*The safety of our community and clients is our top priority. Therefore, we stress the importance of following the guidelines provided by the Center for Disease Control found here and the State of Michigan found here.
The COVID-19 pandemic that is currently affecting the entire state, nation and globe presents a particularly severe risk to those who are incarcerated. The best public health advice presented by the Center for Disease Control (CDC) involves preventing the spread of COVID-19 by regularly washing hands, social distancing, and self-quarantining when necessary.
All of these precautions are especially difficult, if not impossible, in jail and prison settings.
Michigan’s Response to Jail Release
On Mar. 10th, Governor Gretchen Whitmer declared a state of emergency in Michigan as a result of the COVID-19 crisis. President Donald J. Trump declared a national emergency on Mar. 13th. Shortly thereafter, on Mar. 15th, the Michigan Supreme Court issued an administrative order urging all state courts to:
“to take any… reasonable measures to avoid exposing participants in court proceedings, court employees, and the general public to the COVID-19 crisis.”
The order further instructs courts to specifically, “take into careful consideration public health factors arising out of the present state of emergency… in making a pretrial release decision, including in determining any conditions of release.”
Who is Most At-Risk for COVID-19?
COVID-19 poses a notably severe health risk to individuals who are older than 60 and those who have pre-existing medical conditions, including, but not limited to:
- heart disease,
- lung disease,
- diabetes, and
- conditions resulting in the individual being immune-compromised.
Michigan’s prisons and jails are a hotbed for spreading COVID-19, as they are overcrowded and by nature, are not designed to follow the CDC’s guidelines of social distancing. On Friday, Mar. 27th, positive cases climbed to 24 inmates and one parolee, up from a single case just four days earlier.
On Monday, Mar. 30th, the first Oakland County Jail inmate tested positive for COVID-19.
That’s why we are busy drafting emergency jail release motions, such as:
- motions for bail,
- motions to challenge continued pretrial confinement for at-risk clients,
- motions for medical probation if a detainee has tested positive for COVID-19, etc., for those who qualify.
What Can I Do To Help My Loved One in Jail?
The Law Offices of Barton Morris is committed to ensuring that non-violent offenders are given a fighting chance to avoid this terrible pandemic as much as possible.
We are currently filing motions on behalf of incarcerated individuals who meet the following criteria:
- Are currently housed in a county jail awaiting trial or sentencing,
- Are currently serving a jail sentence in a local county jail; or
- Were sentenced to a term of incarceration at a Michigan prison in the last 6 months.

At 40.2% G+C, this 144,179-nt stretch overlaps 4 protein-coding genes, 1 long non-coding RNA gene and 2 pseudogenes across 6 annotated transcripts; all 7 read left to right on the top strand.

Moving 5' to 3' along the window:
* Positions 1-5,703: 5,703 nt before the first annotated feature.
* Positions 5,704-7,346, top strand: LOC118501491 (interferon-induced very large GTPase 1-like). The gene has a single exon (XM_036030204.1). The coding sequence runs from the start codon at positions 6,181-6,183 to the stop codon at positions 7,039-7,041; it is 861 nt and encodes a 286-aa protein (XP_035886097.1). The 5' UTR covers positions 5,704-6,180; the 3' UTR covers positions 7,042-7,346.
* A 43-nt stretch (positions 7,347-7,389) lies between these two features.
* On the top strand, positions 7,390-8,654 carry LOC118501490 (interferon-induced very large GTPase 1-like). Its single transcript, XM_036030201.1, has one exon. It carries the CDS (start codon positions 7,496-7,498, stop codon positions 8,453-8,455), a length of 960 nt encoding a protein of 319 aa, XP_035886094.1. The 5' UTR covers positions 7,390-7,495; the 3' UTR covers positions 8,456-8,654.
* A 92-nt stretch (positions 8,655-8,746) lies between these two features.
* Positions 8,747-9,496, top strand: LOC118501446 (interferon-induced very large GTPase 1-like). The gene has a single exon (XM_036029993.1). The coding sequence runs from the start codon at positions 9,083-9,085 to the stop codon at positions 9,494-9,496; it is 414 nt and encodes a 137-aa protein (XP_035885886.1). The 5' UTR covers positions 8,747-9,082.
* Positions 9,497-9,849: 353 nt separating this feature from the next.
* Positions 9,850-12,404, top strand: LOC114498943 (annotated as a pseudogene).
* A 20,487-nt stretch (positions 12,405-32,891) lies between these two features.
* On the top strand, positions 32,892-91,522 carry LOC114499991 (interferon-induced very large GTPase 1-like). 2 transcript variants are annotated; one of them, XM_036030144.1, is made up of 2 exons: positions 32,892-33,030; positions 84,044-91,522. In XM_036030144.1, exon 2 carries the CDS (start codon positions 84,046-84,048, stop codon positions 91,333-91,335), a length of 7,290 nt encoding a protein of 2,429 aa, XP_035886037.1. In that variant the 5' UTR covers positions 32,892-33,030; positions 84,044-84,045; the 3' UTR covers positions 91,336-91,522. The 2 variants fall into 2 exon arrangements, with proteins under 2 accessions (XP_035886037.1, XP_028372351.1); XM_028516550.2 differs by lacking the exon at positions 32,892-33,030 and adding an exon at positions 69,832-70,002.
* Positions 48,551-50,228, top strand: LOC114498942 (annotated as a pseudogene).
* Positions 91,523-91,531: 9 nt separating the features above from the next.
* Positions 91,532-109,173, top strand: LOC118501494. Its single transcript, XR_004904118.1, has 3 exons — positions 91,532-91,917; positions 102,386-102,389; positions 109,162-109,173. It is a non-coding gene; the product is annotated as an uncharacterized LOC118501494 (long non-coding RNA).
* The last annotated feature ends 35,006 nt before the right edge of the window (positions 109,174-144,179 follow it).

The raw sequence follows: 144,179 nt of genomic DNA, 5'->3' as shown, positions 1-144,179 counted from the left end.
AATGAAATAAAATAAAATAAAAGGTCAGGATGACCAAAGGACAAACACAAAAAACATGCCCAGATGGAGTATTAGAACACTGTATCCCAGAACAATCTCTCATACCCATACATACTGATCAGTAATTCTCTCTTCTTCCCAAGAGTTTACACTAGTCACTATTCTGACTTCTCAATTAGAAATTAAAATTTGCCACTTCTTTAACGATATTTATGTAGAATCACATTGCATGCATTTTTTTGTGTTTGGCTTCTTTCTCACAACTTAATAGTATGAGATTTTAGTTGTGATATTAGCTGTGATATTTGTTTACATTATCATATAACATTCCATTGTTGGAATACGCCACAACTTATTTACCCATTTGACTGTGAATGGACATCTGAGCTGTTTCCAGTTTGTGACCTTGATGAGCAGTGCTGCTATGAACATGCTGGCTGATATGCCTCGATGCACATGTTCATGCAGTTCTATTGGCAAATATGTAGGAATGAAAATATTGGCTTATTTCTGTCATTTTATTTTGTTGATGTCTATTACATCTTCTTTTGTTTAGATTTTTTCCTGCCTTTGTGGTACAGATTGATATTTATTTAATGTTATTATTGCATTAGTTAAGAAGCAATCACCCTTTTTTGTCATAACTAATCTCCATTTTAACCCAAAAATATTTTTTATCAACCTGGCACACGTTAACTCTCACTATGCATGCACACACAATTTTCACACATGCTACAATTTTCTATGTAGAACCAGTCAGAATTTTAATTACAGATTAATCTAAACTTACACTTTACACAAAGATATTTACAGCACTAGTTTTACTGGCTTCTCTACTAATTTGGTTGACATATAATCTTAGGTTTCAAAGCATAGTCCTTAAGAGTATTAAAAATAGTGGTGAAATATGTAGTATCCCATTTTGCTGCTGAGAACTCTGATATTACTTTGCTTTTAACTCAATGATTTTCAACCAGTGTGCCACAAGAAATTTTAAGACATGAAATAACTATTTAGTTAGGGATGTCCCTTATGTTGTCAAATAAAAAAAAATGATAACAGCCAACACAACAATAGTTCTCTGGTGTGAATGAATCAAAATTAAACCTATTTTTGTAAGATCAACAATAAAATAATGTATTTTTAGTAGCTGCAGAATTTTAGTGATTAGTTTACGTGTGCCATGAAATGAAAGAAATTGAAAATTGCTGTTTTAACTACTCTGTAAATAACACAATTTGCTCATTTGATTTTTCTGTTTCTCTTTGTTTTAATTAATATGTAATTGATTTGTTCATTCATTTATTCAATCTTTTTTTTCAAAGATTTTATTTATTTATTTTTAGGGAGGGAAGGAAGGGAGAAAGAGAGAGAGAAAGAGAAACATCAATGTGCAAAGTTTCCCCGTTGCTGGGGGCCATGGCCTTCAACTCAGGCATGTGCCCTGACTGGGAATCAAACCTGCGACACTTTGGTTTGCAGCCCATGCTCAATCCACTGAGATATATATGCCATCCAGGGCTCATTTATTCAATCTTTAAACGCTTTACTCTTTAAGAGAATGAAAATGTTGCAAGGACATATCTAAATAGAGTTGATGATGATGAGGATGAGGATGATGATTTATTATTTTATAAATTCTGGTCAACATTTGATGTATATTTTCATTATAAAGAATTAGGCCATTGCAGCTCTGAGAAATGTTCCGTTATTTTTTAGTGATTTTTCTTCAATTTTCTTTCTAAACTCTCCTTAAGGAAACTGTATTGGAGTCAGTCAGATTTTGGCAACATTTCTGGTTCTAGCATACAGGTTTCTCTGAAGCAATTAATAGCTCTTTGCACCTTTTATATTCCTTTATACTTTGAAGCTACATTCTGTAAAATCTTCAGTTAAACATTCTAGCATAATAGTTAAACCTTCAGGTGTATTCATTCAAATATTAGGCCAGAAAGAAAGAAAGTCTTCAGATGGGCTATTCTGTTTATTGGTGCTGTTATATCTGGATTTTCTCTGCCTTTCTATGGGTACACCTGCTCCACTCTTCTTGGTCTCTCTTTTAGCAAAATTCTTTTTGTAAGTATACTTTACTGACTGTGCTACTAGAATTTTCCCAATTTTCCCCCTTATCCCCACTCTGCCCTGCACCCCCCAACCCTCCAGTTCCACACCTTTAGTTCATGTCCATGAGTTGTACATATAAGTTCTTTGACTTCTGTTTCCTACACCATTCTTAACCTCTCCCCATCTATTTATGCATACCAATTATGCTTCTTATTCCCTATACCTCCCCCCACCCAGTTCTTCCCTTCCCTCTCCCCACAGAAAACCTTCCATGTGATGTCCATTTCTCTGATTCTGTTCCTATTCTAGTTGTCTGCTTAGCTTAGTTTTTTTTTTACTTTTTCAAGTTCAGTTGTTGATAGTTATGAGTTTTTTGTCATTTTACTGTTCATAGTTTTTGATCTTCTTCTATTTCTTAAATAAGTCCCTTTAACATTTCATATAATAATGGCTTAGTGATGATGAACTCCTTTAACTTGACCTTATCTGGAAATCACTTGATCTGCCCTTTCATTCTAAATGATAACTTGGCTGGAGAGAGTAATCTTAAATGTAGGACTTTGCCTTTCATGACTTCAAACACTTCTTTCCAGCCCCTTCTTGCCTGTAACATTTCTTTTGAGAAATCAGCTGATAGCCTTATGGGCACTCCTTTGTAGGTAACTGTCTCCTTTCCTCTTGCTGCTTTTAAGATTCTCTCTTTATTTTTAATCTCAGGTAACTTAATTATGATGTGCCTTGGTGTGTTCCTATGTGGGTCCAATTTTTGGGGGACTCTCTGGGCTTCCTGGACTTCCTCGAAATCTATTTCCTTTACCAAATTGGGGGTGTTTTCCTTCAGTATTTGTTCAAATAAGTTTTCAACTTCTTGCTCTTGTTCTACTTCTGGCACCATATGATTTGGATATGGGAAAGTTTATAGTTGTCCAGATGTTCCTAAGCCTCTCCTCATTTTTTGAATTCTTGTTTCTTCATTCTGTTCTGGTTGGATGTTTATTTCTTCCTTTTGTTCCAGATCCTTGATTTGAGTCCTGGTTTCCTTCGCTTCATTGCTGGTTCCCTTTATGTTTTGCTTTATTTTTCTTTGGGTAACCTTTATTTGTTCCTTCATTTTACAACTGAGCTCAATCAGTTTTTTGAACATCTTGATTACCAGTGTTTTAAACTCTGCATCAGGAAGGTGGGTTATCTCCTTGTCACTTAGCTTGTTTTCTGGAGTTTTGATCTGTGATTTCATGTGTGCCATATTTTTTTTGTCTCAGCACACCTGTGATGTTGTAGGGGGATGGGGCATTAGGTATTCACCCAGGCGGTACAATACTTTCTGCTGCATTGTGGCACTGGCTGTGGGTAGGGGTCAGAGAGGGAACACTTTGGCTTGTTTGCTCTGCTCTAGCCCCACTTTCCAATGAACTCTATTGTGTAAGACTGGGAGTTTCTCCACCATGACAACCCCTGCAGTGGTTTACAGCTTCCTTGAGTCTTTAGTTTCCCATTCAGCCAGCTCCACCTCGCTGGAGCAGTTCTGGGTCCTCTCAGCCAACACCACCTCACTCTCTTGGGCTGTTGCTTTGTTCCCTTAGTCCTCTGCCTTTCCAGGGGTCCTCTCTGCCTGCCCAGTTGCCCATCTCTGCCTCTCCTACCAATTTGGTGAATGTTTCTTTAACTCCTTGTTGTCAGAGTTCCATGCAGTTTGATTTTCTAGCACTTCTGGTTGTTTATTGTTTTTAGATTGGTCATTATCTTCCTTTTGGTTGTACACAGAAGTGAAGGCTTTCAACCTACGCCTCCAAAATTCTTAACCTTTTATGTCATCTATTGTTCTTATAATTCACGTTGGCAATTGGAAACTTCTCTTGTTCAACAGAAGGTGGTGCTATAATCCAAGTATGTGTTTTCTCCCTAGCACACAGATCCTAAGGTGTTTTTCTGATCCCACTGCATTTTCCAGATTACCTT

If the inmate has been housed in a Michigan prison for more than 6 months and currently has an appeal pending regarding their conviction, they should contact their appellate attorney to see if a request for release pending appeal is possible.
There is no such thing as early release in Michigan prisons because of Michigan’s truth in sentencing law. The law requires prisoners to serve 100% of their minimum sentence. Of the 38,000 inmates in Michigan prisons, there’s about 5,000 eligible for parole.
The parole board is currently evaluating all inmates eligible for parole. Additionally, the board is looking into releasing inmates who are 60 years or older and/or who have a preexisting health condition. All of these decisions, however, are up to the parole board.
We are hoping that Gov. Whitmer will pass an executive order to permit early release, but until that happens, there is unfortunately nothing that can be done. Feel free to contact your local elected officials to encourage the passing of a new law for early release or to request that they support an executive order that assists inmates.
Stephanie Achenbach received her Bachelor of Arts degree from Michigan State University is 1996. As a political science major, she focused on world politics and studied abroad at the University of London, London, England. Ms. Achenbach her Juris Doctor degree from Michigan State University – Detroit College of Law in 2000. Admitted to practice by the State Bar of Michigan in 2000, she is also admitted to the Federal District Court for the Eastern and Western Districts of Michigan and the United States Court of Appeals for the Sixth Circuit.
Ms. Achenbach began her legal career at a large firm and then returned to the Michigan Attorney General’s office, where she had clerked throughout law school. During her 10-year tenure as an Assistant Attorney General, she practiced in both the Criminal and Labor Bureaus as a trial litigator and appellate attorney. Ms. Achenbach has successfully tried hundreds of cases and drafted over 50 appellate briefs. Her appellate achievements also include an appeal from 2010 that resulted in a published Michigan Court of Appeals opinion. Today, Ms. Achenbach is a member of the Law Offices of Barton Morris, a criminal boutique law firm. As a Senior Associate, Ms. Achenbach handles state and federal criminal cases, including appeals. She also handles alcohol related driving offenses and license restitution matters.